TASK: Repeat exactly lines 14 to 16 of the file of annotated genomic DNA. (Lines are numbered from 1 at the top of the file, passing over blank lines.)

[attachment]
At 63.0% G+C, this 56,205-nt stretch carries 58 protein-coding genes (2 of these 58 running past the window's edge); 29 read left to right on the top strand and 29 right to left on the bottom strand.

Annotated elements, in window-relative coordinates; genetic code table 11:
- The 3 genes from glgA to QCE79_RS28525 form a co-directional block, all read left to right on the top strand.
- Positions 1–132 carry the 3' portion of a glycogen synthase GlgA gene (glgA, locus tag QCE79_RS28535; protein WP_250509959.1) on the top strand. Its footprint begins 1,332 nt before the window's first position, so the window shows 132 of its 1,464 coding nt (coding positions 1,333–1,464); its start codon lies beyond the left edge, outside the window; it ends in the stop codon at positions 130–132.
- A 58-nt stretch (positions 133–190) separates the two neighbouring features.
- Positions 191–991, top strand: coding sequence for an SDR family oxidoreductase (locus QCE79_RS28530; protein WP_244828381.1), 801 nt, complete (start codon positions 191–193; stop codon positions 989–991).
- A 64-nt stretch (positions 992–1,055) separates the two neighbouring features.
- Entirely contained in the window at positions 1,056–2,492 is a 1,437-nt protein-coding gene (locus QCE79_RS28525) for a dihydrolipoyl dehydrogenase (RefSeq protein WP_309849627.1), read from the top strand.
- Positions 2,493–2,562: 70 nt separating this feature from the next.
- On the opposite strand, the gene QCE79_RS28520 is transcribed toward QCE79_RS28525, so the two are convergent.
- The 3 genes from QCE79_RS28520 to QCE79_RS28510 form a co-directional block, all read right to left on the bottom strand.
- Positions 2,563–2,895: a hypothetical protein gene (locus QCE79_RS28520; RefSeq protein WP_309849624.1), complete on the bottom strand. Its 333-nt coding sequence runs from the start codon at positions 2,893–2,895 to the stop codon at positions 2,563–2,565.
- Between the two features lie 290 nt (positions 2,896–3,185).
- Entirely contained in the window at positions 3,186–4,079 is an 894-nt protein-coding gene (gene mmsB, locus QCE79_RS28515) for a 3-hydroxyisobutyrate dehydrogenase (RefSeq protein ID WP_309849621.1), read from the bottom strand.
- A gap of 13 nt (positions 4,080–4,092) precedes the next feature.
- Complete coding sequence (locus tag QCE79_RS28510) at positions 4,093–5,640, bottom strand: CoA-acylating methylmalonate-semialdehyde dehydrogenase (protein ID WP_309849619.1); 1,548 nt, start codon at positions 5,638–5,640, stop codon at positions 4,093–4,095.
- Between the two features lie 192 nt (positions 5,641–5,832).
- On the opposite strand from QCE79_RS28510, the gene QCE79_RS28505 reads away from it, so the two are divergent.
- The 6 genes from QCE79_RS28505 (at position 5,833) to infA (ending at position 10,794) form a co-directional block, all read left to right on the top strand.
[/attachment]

- Entirely contained in the window at positions 3,186–4,079 is an 894-nt protein-coding gene (gene mmsB, locus QCE79_RS28515) for a 3-hydroxyisobutyrate dehydrogenase (RefSeq protein ID WP_309849621.1), read from the bottom strand.
- A gap of 13 nt (positions 4,080–4,092) precedes the next feature.
- Complete coding sequence (locus tag QCE79_RS28510) at positions 4,093–5,640, bottom strand: CoA-acylating methylmalonate-semialdehyde dehydrogenase (protein ID WP_309849619.1); 1,548 nt, start codon at positions 5,638–5,640, stop codon at positions 4,093–4,095.